Joanna Newsom’s new album, Divers, comes out next week, and the typically elusive singer has been the subject of many a profile over the past few days. She talked about stalkers in Rolling Stone, and weighed in on the ever-contentious streaming music debate as part of a piece for The Los Angeles Times.
Newsom’s part of the Drag City family, a label that has made their stance against streaming music well-known, and she shares a similar opinion, calling Spotify the “banana of the music industry,” saying that “it just gives off a fume. You can smell that something’s wrong with it.” (What’s with the banana shade, Joanna? Too much playground teasing?) She elaborates:
My problem with Spotify is that, obviously the music industry is changing, and I accept that. And the way in which we’ve monetized the creation and consumption of music in the past is also changing. And I accept that too. I don’t love it, but I accept it. But in a way, that phenomenon is sort of a large, zoomed-out way of looking at everything at once. There’s a lot of moving parts. There’s a lot of things that are shifting. It’s cultural. There’s not really a villain.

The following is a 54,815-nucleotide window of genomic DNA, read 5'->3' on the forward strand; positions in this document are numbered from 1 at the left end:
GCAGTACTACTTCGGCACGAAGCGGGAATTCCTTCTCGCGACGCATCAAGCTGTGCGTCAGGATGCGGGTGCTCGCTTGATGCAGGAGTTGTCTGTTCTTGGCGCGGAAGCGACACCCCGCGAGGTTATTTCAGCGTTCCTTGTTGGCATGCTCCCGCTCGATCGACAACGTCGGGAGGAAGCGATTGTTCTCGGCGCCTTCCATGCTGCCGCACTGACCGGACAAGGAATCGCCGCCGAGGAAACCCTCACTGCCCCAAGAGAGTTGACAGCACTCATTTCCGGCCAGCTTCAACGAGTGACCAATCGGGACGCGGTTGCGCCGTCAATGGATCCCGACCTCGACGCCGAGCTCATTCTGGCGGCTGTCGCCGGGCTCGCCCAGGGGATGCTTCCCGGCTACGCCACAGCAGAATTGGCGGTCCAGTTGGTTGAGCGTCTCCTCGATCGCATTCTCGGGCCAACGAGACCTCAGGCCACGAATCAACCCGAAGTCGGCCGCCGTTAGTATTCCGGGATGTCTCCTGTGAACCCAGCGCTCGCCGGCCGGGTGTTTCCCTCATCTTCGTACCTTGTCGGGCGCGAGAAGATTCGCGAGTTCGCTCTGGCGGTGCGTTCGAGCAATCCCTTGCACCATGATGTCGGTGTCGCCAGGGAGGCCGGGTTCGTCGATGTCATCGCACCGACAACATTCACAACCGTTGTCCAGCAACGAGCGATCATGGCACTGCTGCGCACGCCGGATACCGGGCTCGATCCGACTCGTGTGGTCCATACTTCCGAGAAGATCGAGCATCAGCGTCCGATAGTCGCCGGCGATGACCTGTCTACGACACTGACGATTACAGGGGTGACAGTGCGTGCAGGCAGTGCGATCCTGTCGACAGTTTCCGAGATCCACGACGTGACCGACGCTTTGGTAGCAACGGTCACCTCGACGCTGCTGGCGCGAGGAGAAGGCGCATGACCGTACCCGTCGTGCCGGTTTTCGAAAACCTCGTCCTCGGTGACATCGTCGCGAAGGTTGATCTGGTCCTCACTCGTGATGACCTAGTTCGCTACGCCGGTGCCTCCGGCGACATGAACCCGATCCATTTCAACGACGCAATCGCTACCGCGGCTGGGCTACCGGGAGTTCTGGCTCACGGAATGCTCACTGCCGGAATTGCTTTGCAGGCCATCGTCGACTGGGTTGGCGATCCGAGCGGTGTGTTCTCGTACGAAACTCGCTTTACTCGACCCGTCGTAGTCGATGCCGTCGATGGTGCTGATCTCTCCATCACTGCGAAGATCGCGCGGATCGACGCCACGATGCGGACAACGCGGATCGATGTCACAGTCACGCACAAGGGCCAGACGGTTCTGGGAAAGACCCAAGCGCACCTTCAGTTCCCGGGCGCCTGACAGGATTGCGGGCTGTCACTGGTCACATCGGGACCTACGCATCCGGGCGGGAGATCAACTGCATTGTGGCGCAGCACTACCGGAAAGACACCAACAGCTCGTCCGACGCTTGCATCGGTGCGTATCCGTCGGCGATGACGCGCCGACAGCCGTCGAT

[…] Spotify is like a villainous cabal of major labels. The business is built from the ground up as a way to circumvent the idea of paying their artists. The major labels were not particularly happy with the fact that as the royalty money dwindled more and more, their portion of the percentage split agreed upon in their licensing agreement got smaller and smaller.
So someone came up with a great idea that if they start a streaming company, they can make those percentages even smaller. Infinitesimal, because they can make their money from advertising and subscription, and they don’t have to pay their artists anything for that. So it’s set up in a way that they can just rob their artists, and most of their artists have no way to fight it because they’re contractually obligated to stay with the label for x amount of time and you can’t really opt out. It’s a garbage system.
Newsom also adds that she doesn’t have an opinion on TIDAL because “[she] hasn’t researched [it] enough.” Same, Joanna, same. Read the full conversation here.